Bourbon is a whiskey with a long history of tradition and craftsmanship. Very few spirits, let alone other whiskies, have bourbons well-defined production specifications. The laws, on bourbon production, create a very flavourful spirit, but with such well-defined specifications, some companies lose interest in creativity. Not Woodford Reserve, and their Master Distiller Chris Morris. For the past few years they have been releasing a series of uniquely crafted bourbons, and occasionally stepping slightly outside the bourbon envelope, to produce truly unique products called the Master’s Collection. This year, they have released Woodford Reserve 1838 Sweet Mash Bourbon.
As a guest of Woodford Reserve, I had the opportunity to visit the distillery, in Kentucky, and attend this years launch of the new Master’s Collection edition. Previously they have released a Four Grain Bourbon and the Sonoma Cutrer, which was aged in chardonnay barrels for a few months. By legal definition, the Sonoma Cutrer edition was not a bourbon, but a pleasant whisky none-the-less.
The 2008 release is a sweet mash bourbon. Now, if you are not familiar with this term let me share with you Chris Morris’ (Woodford Reserve’s Master Distiller) explanation with my own unique twist.
First, let’s get everyone up to speed and define a “mash”. Basically, a mash is grains (corn, rye, barley, wheat) that are coarsely ground and mixed with water. Heating is necessary to convert the starches in the grain into fermentable sugars for the yeast to consume and convert to ethanol. That is basic mashing.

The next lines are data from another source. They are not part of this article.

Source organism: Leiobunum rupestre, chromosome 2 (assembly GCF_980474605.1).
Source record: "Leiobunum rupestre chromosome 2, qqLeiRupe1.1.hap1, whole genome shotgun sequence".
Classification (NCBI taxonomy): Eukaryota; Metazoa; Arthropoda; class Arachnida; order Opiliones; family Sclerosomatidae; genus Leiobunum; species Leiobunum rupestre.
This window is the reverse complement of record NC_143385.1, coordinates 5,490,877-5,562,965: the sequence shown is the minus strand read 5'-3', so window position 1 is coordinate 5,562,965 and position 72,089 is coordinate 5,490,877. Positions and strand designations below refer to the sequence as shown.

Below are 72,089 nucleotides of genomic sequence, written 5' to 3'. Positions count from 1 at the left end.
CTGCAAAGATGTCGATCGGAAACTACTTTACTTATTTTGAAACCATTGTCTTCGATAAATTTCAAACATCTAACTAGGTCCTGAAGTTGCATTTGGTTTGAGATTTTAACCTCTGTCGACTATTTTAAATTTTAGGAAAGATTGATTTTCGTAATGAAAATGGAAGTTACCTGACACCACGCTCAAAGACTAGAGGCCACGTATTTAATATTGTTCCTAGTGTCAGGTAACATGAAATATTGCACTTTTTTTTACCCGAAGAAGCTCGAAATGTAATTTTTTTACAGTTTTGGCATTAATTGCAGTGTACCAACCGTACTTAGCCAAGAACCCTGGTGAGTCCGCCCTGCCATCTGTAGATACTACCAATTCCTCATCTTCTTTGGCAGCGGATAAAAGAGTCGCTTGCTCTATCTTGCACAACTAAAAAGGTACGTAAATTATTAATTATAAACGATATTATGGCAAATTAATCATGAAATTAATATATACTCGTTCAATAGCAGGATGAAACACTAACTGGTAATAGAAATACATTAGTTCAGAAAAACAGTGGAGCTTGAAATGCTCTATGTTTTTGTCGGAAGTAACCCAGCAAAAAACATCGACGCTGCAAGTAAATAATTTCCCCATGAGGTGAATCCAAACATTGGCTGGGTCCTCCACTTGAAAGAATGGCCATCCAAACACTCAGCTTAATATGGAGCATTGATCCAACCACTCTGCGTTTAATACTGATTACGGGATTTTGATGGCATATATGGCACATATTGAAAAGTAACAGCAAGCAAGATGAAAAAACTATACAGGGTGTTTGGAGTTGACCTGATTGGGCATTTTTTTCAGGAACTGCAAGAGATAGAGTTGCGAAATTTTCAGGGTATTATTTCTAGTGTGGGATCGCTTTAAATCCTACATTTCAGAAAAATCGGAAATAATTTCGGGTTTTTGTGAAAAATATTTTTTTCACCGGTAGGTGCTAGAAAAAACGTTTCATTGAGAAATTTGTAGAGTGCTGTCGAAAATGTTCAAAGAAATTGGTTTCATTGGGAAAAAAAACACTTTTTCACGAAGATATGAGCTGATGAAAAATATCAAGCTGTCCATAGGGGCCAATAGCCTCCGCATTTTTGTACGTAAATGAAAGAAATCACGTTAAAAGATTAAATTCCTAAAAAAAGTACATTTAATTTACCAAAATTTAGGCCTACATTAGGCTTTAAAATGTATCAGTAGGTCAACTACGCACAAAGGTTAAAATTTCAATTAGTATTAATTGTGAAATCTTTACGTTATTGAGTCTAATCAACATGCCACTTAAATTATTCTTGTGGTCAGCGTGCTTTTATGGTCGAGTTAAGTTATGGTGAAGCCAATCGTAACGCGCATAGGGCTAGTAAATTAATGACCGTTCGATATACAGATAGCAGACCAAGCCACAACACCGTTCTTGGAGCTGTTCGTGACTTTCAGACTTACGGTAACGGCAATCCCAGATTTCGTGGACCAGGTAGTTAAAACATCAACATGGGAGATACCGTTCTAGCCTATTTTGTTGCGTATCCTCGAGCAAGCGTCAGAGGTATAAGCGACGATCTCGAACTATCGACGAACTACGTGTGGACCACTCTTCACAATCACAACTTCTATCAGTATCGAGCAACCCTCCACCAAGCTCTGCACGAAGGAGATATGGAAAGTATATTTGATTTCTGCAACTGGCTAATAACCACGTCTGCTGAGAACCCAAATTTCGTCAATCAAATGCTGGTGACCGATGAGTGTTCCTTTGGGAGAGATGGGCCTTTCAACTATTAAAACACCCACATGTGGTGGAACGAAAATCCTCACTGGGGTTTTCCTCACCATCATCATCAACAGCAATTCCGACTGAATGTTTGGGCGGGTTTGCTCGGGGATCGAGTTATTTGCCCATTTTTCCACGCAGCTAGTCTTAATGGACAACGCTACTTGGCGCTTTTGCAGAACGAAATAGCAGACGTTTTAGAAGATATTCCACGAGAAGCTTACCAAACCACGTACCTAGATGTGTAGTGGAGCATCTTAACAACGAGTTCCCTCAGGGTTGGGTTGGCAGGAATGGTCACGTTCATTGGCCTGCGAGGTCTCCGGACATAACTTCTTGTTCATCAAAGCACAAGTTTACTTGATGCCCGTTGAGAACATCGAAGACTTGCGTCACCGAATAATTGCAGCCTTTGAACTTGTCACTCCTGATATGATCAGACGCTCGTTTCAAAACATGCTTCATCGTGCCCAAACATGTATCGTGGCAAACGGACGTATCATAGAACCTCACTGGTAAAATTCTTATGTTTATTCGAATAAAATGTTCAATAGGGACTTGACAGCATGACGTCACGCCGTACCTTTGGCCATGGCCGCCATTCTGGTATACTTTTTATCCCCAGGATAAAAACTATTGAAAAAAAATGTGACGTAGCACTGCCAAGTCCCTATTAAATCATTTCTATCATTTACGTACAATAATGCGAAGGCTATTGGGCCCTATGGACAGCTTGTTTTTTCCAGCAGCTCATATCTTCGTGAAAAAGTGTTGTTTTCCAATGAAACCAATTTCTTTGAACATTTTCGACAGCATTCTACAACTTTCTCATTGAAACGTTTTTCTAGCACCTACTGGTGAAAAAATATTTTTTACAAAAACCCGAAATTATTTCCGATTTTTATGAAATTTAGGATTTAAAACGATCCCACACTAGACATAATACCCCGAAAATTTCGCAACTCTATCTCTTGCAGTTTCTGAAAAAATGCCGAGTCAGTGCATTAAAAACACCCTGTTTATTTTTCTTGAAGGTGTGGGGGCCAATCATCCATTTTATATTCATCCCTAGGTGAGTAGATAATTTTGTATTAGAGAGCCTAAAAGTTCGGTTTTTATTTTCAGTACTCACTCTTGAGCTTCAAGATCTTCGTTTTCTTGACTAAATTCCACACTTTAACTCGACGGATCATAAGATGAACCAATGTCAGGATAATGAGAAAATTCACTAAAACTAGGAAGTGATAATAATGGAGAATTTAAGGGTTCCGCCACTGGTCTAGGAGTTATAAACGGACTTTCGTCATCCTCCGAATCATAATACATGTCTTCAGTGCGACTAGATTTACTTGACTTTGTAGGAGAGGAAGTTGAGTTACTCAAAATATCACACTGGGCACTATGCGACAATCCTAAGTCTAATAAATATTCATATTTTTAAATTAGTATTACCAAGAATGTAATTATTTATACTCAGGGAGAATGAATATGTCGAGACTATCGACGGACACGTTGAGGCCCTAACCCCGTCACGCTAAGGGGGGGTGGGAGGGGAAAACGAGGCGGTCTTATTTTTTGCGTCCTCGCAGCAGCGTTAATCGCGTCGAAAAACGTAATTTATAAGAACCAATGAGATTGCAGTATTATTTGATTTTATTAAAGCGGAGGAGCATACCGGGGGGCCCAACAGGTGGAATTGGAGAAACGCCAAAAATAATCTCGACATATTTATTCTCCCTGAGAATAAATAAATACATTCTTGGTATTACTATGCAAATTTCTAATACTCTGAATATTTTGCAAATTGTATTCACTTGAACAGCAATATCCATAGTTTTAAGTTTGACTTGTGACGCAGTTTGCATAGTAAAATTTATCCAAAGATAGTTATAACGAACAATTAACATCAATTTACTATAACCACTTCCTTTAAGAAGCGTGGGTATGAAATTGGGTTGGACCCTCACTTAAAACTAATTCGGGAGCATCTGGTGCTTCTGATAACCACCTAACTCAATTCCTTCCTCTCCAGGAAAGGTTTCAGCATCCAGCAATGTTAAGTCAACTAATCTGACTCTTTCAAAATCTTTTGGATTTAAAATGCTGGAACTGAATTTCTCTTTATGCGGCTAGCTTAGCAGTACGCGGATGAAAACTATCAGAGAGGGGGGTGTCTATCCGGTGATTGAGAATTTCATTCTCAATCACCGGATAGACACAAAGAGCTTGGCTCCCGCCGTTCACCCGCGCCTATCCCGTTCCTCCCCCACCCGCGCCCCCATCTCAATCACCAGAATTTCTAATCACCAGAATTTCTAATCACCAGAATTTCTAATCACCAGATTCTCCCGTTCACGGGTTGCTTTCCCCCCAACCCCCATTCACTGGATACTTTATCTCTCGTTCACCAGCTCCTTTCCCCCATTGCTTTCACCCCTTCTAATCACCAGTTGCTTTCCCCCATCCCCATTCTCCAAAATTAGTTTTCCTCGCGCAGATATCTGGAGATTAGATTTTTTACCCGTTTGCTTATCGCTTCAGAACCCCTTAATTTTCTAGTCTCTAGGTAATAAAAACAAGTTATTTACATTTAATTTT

Following the recipe above creates a sweet mash, common in Canadian, Irish and Scottish whiskies. The pH of the mixture is fairly neutral (slightly below 7 or equal to rain water). That may not sound particularly interesting, or new product worthy, except for the fact that every bourbon on the market today uses a sour mash process.
Sour mashing is a technique discovered, not surprisingly, at the Old Oscar Pepper Distillery, now the Woodford Reserve distillery. The method involves taking a portion of previously fermented mash and putting it into a new "sweet" mash. What this does is lowers the pH of the new batch, plus a few other things that aren’t pertinent to this story. To understand what this sour mashing does, let’s talk yeast.
Yeast are small single celled organisms that metabolize sugar(s) and produce carbon dioxide, ethanol and a few other things. They, like every other living organism, have habitat preferences. They generally like being wet and warm with temperatures around 90°F / 32°C. They also like a particular pH, in the 5 to 6 range.
When yeast have a comfortable environment, they will perform well at converting sugars, but more importantly, they perform consistently. Because a sweet mash has a pH around 7, this isn’t particularly comfortable for yeast. Given some time, yeast will influence their environment and make the conditions more comfortable.